- Heightened emotions. If you become anxious or worried during a call where you are asked for information, there’s a good chance you are being scammed. Criminals use our emotions to encourage us to make rash decisions.
- Calls from authority figures such as a government official.
- Tech support calls about updates or repairs. (A common trope among vishers.)
- A call from your boss asking for sensitive information over the phone. AI is now able to replicate a person’s voice after receiving a voice sample. Unfortunately, there is no guarantee that a call from your boss is from your boss. As AI becomes more sophisticated, we expect cyber criminals to use more ever more powerful vishing tools to carry out successful AI vishing. The only way to stay ahead of this threat is to ensure you invest in robust cyber security protection and training.
What Kinds of Organisations are Getting Hit by Vishing?
It’s happening to all types of organisations, but the biggest recent high-profile example of a vishing attack was at US casino chain MGM Resorts.
A ransomware group called ALPHV declared, according to one report, that they used vishing to deploy ‘common social engineering tactics’ to gain sensitive information from an employee. According to the group, this conversation took 10 minutes.
The criminals then caused havoc with slots, room security cards and other technology. It’s rumoured that ALPHV demanded a ransomware payment which MGM Resorts reportedly refused to pay.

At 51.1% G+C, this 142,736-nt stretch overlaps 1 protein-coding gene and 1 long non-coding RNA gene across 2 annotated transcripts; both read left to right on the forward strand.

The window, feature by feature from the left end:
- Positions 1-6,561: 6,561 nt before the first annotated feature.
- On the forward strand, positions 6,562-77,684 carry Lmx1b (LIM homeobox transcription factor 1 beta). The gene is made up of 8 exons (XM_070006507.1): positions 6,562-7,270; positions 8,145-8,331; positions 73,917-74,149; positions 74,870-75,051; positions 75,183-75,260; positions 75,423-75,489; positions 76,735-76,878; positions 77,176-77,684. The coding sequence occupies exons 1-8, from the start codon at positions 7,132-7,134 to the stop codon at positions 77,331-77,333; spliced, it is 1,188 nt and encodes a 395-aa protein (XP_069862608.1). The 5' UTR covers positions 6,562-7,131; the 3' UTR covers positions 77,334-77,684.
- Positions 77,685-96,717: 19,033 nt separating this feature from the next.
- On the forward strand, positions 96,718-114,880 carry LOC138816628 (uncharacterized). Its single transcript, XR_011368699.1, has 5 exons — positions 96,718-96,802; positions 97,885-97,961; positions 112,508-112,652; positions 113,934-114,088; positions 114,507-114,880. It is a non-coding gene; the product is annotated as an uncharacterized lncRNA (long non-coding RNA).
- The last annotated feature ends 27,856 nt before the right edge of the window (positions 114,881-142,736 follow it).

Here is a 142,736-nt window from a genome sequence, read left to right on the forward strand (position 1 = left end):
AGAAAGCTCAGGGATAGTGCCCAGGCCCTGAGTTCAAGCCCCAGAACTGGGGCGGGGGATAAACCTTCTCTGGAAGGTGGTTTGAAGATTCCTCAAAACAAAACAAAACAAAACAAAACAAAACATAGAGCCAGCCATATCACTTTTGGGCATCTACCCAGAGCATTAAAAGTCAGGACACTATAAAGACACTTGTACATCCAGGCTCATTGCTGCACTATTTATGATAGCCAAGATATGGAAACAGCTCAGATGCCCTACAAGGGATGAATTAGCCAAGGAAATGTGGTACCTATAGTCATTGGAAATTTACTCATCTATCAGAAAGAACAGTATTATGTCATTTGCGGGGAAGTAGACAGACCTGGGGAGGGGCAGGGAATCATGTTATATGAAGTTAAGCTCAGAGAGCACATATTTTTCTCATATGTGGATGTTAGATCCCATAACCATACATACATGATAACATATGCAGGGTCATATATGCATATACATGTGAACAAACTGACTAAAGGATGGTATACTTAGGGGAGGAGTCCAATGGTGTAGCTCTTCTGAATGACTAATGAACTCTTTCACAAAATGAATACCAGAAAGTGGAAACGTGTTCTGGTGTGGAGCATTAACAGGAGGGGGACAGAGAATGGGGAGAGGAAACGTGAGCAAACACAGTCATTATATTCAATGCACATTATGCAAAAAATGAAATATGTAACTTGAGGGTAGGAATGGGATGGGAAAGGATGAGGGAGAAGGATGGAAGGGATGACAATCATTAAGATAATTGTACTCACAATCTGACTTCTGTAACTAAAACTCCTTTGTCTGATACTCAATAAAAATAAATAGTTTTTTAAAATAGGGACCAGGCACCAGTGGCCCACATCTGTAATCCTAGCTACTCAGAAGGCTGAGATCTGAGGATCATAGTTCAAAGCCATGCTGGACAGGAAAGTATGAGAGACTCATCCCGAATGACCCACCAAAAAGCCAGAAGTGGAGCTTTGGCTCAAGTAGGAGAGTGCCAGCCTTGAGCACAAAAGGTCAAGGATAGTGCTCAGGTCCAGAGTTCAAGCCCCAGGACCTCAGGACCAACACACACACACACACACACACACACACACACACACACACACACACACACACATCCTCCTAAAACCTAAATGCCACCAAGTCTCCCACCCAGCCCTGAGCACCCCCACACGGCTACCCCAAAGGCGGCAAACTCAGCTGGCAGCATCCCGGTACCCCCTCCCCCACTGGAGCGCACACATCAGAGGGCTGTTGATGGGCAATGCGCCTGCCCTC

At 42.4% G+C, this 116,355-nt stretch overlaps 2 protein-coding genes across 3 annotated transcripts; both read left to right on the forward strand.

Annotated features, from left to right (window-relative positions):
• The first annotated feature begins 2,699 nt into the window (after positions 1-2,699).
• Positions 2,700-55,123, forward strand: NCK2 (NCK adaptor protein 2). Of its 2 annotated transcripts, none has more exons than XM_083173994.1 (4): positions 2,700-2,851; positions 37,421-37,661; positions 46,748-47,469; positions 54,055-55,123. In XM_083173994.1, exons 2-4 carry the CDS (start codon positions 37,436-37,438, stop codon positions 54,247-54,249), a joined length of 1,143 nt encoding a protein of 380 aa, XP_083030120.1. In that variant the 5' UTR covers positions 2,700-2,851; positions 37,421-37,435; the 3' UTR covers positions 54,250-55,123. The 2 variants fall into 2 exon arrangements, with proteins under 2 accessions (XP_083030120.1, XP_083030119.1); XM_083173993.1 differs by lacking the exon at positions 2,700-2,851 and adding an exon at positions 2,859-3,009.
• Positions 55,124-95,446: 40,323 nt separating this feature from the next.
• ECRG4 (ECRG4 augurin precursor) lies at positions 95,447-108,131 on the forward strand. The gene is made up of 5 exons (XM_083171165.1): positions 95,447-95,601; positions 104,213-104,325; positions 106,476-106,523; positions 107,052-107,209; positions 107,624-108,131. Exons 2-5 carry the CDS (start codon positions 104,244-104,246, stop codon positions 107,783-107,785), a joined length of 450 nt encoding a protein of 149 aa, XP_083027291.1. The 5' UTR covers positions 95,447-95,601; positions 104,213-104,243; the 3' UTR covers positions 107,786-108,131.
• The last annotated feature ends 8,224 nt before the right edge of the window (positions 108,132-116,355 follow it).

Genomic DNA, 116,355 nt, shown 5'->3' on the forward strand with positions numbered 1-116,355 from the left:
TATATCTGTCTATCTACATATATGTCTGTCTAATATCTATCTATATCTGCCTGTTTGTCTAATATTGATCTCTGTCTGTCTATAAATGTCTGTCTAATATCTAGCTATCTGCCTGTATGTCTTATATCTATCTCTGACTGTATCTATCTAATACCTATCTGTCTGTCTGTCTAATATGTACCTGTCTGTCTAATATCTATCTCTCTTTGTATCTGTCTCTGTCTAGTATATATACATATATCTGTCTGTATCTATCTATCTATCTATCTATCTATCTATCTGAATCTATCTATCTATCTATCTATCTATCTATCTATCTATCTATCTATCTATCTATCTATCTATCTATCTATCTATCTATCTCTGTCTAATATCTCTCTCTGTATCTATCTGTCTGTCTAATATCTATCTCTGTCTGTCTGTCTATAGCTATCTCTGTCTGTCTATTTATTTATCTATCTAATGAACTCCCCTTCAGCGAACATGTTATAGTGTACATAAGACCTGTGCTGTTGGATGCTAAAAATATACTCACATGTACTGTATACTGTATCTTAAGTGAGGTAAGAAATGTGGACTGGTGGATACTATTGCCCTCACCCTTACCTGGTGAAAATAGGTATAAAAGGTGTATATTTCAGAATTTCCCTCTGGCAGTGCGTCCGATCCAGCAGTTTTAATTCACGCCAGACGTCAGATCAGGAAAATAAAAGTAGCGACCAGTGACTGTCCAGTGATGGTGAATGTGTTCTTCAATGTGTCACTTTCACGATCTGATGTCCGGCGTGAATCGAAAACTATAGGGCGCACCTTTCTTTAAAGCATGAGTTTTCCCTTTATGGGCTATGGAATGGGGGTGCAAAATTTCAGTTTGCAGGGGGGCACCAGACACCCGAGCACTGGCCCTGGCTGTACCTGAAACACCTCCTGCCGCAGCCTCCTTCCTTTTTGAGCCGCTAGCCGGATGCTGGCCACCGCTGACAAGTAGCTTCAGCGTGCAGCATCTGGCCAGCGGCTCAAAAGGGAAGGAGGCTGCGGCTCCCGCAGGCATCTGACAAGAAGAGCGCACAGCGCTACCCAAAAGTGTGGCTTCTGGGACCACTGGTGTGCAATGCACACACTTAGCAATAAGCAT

MGM Resorts had to endure a 10-day computer shutdown as a result. MGM Resorts has also revealed that the cyber attack is expected to cost them more than £100 million in lost earnings.
What Should I Do to Protect Our Business?
For employees in general:
- Never give personal or sensitive company information to anyone who contacts you unsolicited.
- Don’t click on email links if you don’t know the source.
- Where possible, don’t answer calls or texts from numbers you don’t know.
For technical teams and management:
- It’s really important to carry out vishing simulations for the IT helpdesk to test your employees’ vigilance. Where there are issues, training should be offered to IT teams.
- Ensure you have the latest antivirus and antimalware in place.
- Carry out regular cyber security awareness training with your people. Regular is the key here. Criminals are constantly updating their methods and you must keep your employees well informed and prepared.
Finally, the National Cyber Security Centre recommends that you report a scam phone call to help shut down criminals and spread awareness about their practices.
In England, Wales or Northern Ireland, visit www.actionfraud.police.uk or call 0300 123 2040. In Scotland, report to Police Scotland by calling 101.
To find out more about how we can help you, contact us on email@example.com or call us on 020 3005 4440.